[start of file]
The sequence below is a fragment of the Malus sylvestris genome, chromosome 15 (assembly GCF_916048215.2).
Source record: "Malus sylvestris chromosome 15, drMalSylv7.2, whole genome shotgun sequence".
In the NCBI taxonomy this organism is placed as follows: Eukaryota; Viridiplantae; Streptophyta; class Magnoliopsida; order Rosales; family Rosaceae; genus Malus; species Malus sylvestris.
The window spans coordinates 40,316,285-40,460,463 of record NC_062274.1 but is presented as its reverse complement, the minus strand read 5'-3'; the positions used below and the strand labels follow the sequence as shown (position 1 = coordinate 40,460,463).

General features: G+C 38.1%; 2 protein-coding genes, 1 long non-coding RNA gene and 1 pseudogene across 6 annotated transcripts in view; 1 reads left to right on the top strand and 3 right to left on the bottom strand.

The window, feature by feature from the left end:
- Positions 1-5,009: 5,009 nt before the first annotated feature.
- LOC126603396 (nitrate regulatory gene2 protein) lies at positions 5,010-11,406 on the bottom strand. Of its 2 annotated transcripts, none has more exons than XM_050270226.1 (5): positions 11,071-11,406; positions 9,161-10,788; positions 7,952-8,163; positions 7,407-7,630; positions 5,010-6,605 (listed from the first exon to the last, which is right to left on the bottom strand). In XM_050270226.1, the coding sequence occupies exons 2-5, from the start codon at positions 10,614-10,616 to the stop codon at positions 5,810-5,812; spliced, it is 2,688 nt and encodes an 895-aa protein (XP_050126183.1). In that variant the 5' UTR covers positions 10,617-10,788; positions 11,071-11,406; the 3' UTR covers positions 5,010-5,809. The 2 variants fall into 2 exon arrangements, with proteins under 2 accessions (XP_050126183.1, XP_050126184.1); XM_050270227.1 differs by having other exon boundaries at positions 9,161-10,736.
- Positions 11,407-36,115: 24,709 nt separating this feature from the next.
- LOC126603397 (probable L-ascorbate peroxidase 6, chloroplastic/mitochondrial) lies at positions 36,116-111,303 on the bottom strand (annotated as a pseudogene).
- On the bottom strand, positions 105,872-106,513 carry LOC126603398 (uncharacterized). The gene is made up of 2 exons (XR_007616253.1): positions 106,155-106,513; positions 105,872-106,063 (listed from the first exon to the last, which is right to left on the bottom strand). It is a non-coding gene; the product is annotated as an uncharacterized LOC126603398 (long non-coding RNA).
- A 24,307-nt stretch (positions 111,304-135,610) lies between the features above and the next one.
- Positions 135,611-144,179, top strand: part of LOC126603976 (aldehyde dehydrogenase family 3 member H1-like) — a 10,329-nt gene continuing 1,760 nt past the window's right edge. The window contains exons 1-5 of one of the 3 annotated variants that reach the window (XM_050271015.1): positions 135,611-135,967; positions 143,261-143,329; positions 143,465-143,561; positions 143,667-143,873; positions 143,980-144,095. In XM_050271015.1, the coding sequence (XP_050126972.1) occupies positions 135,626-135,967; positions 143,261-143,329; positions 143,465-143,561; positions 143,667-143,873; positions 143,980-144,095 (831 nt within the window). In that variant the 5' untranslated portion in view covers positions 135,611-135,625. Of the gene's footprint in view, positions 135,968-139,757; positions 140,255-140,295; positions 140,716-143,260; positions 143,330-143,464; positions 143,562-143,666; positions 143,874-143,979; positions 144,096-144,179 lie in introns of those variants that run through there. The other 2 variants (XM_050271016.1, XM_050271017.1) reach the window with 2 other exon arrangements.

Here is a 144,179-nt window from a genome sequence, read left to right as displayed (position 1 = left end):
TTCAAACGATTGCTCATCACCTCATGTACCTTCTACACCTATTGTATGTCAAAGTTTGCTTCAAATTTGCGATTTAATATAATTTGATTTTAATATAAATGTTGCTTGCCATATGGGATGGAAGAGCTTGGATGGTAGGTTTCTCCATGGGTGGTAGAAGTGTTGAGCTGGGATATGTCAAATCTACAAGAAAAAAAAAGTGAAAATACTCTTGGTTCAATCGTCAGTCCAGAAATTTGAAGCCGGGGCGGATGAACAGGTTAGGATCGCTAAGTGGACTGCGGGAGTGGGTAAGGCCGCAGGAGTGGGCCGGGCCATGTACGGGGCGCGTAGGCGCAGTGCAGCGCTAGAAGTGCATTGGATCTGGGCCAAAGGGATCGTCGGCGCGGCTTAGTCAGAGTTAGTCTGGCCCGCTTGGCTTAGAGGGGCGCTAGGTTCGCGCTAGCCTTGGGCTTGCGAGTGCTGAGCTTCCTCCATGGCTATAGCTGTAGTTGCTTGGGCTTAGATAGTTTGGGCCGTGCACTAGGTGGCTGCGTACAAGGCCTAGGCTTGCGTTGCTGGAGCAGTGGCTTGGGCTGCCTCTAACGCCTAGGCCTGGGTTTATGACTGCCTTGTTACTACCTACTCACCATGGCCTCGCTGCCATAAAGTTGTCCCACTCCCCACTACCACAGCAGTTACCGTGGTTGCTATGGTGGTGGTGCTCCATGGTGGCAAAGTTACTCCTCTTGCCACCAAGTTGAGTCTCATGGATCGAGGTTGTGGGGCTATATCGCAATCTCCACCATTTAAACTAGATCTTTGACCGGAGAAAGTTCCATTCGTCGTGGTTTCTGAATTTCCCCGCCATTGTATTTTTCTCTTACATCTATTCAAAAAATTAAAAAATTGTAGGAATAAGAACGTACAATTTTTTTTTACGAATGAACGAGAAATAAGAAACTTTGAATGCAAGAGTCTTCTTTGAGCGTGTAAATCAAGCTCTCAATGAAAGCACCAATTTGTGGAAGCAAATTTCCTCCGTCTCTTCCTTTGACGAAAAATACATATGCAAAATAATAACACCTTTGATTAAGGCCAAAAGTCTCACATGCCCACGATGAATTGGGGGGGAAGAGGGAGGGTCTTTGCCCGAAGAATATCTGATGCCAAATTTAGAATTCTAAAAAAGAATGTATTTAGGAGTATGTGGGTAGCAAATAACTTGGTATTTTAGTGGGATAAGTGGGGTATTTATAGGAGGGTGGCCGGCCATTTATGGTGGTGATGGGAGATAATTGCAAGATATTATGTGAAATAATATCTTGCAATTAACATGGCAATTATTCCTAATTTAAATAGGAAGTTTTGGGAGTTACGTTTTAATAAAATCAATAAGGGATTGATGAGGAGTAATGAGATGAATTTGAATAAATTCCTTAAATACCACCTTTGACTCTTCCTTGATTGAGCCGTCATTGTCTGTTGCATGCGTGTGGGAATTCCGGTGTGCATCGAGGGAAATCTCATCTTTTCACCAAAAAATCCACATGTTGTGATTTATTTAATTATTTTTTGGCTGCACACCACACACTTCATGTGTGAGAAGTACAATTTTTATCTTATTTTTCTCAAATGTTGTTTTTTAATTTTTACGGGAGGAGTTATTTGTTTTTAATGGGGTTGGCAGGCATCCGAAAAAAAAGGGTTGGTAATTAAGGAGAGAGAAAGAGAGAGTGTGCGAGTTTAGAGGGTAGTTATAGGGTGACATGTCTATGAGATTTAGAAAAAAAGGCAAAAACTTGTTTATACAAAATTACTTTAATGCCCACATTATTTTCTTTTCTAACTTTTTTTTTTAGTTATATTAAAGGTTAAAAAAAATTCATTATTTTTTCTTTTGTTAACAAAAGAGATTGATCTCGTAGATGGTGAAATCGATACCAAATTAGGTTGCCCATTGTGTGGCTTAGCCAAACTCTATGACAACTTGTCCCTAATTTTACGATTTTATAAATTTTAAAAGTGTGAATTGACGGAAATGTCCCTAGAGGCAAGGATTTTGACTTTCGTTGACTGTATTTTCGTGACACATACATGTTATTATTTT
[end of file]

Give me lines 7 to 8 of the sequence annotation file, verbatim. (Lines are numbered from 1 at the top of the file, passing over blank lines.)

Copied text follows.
- Positions 1-5,009: 5,009 nt before the first annotated feature.
- LOC126603396 (nitrate regulatory gene2 protein) lies at positions 5,010-11,406 on the bottom strand. Of its 2 annotated transcripts, none has more exons than XM_050270226.1 (5): positions 11,071-11,406; positions 9,161-10,788; positions 7,952-8,163; positions 7,407-7,630; positions 5,010-6,605 (listed from the first exon to the last, which is right to left on the bottom strand). In XM_050270226.1, the coding sequence occupies exons 2-5, from the start codon at positions 10,614-10,616 to the stop codon at positions 5,810-5,812; spliced, it is 2,688 nt and encodes an 895-aa protein (XP_050126183.1). In that variant the 5' UTR covers positions 10,617-10,788; positions 11,071-11,406; the 3' UTR covers positions 5,010-5,809. The 2 variants fall into 2 exon arrangements, with proteins under 2 accessions (XP_050126183.1, XP_050126184.1); XM_050270227.1 differs by having other exon boundaries at positions 9,161-10,736.